In April 2020, Allegheny County Council members introduced a Paid Sick Days Act to require paid sick time for employees in the county in order to protect public health. Democratic council members Olivia Bennett, Pat Catena, Tom Duerr, Bethany Hallam, and Anita Prizio are the sponsors.
Since then, several amendments have weakened the bill, including one that exempts all businesses of 25 or fewer employees. Nevertheless, Just Harvest is supporting the passage of this law. We will continue to work with fellow members of the Pittsburgh United Workers Organizing Table to improve it to cover as many workers as possible.
The comments we submitted to Council in support of this bill are below.
What you can do
Send comments to Allegheny County Council by 5pm Monday, March 8 on why you support this ordinance before the council votes on it at the public council meeting 5pm on March 9.
Just Harvest is a nonprofit organization that has worked to address the root causes of hunger in Allegheny County and beyond for more than 30 years. In 2015, Just Harvest supported Pittsburgh City Council passing a paid sick days law. They did, recognizing it was critical to the physical and economic well-being of those who dine and work in Pittsburgh.
Tens of thousands of workers in Pittsburgh had employers who didn’t allow them even a single day off with pay when they fell ill. At the time — and these numbers are likely comparable for the county – they comprised 40% of Pittsburgh’s private sector workforce, and 77% of its service workers, particularly food service and healthcare. They were either going to work sick or losing their jobs whenever serious illness struck.
Well, serious illness has struck on an epic scale. The end of this historic pandemic, despite the production of powerful vaccines, is not clearly in sight. It’s possible that tens of thousands of Allegheny County workers will be sick with COVID in the years before it declines in severity to something more like the common cold or flu. What’s definite is that 100% of the county’s workforce will catch some kind of contagious illness at some point. A sick employee is costly enough. It’s well documented that employees who spread sickness at work cause even greater hits to productivity and morale and greater economic loss. Forcing them to stay home without pay or firing them just shifts those costs to their families and communities.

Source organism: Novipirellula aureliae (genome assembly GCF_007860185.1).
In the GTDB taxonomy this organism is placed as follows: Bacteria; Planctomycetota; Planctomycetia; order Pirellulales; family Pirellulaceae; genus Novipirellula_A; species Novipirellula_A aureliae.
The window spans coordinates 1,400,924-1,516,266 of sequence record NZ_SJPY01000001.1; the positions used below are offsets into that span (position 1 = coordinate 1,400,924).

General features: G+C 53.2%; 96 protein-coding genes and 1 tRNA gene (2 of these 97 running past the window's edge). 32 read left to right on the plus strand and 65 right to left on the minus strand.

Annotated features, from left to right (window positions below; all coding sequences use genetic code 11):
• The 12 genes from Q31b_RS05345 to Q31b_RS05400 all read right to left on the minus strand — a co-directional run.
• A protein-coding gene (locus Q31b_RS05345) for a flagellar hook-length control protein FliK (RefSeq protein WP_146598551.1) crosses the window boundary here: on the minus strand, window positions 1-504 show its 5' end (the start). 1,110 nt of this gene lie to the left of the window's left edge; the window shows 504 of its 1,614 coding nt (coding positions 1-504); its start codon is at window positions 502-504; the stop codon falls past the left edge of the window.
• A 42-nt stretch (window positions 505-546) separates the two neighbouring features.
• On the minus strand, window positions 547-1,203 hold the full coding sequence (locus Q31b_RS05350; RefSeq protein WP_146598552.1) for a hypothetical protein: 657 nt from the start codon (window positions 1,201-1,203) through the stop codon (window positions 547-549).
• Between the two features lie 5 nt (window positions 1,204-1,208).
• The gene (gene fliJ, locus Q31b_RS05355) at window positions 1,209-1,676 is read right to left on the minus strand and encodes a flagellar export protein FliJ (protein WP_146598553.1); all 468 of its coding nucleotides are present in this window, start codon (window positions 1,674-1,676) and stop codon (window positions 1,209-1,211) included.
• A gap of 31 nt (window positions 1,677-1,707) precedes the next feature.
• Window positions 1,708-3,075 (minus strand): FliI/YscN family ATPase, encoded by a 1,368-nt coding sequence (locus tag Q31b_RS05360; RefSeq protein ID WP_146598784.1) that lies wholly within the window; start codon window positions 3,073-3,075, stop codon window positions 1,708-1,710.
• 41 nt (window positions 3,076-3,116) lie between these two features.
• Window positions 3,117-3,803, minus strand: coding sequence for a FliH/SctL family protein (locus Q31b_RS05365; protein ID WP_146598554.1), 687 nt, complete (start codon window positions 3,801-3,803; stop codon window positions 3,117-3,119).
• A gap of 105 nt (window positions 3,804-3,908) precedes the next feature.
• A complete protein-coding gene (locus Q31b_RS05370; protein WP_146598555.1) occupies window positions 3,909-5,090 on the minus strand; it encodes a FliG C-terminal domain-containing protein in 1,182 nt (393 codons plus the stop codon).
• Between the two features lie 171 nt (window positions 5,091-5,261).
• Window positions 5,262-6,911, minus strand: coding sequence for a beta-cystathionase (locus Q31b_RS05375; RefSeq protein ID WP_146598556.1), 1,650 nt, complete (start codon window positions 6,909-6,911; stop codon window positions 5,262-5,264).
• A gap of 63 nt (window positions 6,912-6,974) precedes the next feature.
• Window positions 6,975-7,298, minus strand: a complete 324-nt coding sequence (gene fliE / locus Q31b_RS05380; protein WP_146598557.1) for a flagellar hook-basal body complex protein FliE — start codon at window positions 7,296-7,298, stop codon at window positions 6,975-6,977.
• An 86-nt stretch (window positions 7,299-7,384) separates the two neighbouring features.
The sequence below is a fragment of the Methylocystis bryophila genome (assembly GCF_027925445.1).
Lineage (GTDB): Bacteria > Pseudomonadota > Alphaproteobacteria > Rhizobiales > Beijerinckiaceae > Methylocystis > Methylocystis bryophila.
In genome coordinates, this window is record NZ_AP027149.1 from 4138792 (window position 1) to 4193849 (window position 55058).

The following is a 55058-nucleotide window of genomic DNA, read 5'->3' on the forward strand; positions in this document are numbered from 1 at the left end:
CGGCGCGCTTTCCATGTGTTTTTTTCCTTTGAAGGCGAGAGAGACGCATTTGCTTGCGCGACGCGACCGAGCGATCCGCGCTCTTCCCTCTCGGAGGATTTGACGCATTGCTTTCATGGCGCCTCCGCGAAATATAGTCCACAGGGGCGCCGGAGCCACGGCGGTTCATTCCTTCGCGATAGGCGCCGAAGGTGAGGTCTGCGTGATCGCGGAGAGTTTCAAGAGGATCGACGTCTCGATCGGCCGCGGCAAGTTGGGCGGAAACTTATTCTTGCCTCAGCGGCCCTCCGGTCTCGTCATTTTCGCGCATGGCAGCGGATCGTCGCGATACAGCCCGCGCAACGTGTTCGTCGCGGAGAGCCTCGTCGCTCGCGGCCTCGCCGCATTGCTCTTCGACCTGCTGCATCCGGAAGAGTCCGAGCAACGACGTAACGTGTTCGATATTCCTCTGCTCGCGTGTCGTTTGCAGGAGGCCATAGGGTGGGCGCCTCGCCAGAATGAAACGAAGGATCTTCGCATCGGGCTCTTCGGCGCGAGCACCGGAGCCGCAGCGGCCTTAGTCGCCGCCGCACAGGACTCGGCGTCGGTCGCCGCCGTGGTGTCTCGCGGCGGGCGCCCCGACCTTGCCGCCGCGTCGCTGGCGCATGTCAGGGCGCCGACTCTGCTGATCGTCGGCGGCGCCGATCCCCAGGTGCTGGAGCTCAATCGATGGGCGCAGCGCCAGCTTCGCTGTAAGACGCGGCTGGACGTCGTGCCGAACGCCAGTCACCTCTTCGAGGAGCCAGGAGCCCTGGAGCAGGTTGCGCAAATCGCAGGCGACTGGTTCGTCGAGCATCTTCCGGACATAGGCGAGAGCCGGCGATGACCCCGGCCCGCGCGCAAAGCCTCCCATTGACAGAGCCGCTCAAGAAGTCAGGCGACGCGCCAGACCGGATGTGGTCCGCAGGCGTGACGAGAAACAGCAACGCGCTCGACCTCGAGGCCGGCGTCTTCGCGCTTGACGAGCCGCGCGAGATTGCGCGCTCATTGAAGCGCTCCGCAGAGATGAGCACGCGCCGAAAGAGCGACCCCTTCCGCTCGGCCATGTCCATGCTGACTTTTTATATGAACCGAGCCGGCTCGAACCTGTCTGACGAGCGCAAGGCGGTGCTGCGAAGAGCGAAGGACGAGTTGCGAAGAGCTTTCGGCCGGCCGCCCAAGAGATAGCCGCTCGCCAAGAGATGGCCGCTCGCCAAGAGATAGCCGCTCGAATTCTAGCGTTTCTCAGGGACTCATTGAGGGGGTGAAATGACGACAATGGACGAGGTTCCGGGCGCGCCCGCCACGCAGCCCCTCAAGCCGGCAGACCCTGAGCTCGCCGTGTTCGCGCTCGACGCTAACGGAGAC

The residents of this county who live outside of Pittsburgh need the basic job and public health protections that a county paid sick days ordinance would provide. Low-wage workers are most likely to lack paid sick days; they are disproportionately women and people of color. You have a responsibility to address those disparities through your role in public office. Otherwise, you’re compounding the harm by requiring they choose between enduring further hardship from losing pay, or spreading their infection at work.
Any change to a workplace is difficult. But all the changes won by the labor movement in the 20th century – a 40-hour workweek, fair wages, equal opportunity provisions, health and retirement benefits – built this country’s middle class. Those who opposed them were on the wrong side of history and of economics; American business didn’t collapse. A healthy thriving workforce is what makes an economy, and a county, grow.
It’s long past time to stop letting employers punish workers for falling ill. People shouldn’t have to risk poverty just to address basic human needs. This ordinance is not merely the morally right thing to do. It is good for workers, for customers, for business, and for this county.